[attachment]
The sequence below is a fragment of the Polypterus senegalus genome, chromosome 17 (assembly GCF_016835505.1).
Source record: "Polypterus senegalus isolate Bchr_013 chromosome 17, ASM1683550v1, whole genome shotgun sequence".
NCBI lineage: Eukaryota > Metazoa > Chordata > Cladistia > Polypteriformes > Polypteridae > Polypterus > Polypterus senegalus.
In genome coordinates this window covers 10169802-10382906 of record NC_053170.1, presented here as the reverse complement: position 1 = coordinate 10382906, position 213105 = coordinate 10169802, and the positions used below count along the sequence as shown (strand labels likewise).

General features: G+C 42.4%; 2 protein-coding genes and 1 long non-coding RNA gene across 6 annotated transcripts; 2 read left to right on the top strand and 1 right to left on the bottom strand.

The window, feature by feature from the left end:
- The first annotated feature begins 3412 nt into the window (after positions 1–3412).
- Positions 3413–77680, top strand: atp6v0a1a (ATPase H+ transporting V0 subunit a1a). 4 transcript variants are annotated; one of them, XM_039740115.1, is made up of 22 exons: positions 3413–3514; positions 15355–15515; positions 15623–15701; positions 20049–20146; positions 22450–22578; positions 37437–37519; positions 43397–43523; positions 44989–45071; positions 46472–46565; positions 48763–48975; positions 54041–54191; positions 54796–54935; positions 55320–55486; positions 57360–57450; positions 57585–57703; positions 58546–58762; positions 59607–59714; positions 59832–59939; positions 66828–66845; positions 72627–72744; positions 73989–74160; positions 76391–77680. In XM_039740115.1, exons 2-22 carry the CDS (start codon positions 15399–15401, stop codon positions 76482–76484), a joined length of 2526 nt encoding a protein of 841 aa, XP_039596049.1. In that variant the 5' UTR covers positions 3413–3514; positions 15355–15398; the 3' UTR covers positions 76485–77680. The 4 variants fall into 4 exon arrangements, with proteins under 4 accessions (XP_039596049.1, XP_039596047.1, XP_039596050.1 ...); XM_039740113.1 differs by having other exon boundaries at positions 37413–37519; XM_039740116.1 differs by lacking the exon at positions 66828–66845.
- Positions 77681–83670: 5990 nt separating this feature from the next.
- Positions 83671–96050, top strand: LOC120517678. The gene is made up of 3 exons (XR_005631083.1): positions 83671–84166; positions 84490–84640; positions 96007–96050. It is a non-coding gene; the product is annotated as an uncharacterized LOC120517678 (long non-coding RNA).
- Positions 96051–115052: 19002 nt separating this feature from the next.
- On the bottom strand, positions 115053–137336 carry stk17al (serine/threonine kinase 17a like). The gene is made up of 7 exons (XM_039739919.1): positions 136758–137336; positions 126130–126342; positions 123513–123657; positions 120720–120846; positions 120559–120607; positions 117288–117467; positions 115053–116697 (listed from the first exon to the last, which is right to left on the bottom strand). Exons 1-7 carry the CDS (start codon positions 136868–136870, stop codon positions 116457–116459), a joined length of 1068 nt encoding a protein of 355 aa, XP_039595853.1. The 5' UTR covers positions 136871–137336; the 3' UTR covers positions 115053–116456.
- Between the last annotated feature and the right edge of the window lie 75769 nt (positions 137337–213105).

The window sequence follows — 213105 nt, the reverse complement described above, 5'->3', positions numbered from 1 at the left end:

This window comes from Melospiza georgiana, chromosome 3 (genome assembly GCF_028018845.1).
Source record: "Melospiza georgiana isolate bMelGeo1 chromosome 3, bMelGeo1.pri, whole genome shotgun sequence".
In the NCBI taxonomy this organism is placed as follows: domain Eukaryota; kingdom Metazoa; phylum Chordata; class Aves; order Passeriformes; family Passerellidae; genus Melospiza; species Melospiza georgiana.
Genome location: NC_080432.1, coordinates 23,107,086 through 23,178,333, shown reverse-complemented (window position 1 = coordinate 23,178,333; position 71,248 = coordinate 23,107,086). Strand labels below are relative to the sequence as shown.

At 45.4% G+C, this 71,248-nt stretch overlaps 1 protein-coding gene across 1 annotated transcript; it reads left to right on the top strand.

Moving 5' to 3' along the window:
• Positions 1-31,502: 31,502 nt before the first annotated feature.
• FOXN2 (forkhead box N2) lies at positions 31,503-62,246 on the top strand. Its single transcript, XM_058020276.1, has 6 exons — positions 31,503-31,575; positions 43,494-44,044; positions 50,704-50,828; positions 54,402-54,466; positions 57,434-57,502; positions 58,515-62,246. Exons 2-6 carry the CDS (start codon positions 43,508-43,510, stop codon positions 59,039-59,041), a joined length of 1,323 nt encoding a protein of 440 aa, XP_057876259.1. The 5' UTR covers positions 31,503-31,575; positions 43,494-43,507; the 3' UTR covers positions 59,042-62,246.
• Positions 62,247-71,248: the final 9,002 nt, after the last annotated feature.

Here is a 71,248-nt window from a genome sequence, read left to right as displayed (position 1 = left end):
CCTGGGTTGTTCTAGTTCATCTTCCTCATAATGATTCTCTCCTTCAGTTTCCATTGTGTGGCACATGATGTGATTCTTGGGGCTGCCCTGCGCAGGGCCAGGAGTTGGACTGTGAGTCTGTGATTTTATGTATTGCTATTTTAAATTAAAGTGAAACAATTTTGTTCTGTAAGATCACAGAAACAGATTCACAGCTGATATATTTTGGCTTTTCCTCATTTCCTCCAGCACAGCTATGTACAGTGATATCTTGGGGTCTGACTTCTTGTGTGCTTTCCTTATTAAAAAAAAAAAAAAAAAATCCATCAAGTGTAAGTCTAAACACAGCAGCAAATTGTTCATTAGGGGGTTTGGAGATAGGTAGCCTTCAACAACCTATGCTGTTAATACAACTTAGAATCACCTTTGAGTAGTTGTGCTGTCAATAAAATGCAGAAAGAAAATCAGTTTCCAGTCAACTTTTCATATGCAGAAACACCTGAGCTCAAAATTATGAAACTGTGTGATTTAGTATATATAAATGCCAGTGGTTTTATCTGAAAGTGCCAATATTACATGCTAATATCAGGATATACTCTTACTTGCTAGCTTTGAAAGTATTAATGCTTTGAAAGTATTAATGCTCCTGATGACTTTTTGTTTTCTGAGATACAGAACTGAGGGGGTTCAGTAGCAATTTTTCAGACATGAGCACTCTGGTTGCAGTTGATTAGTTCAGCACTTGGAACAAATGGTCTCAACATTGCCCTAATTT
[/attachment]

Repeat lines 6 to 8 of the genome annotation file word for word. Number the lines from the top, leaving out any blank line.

The window, feature by feature from the left end:
- The first annotated feature begins 3412 nt into the window (after positions 1–3412).
- Positions 3413–77680, top strand: atp6v0a1a (ATPase H+ transporting V0 subunit a1a). 4 transcript variants are annotated; one of them, XM_039740115.1, is made up of 22 exons: positions 3413–3514; positions 15355–15515; positions 15623–15701; positions 20049–20146; positions 22450–22578; positions 37437–37519; positions 43397–43523; positions 44989–45071; positions 46472–46565; positions 48763–48975; positions 54041–54191; positions 54796–54935; positions 55320–55486; positions 57360–57450; positions 57585–57703; positions 58546–58762; positions 59607–59714; positions 59832–59939; positions 66828–66845; positions 72627–72744; positions 73989–74160; positions 76391–77680. In XM_039740115.1, exons 2-22 carry the CDS (start codon positions 15399–15401, stop codon positions 76482–76484), a joined length of 2526 nt encoding a protein of 841 aa, XP_039596049.1. In that variant the 5' UTR covers positions 3413–3514; positions 15355–15398; the 3' UTR covers positions 76485–77680. The 4 variants fall into 4 exon arrangements, with proteins under 4 accessions (XP_039596049.1, XP_039596047.1, XP_039596050.1 ...); XM_039740113.1 differs by having other exon boundaries at positions 37413–37519; XM_039740116.1 differs by lacking the exon at positions 66828–66845.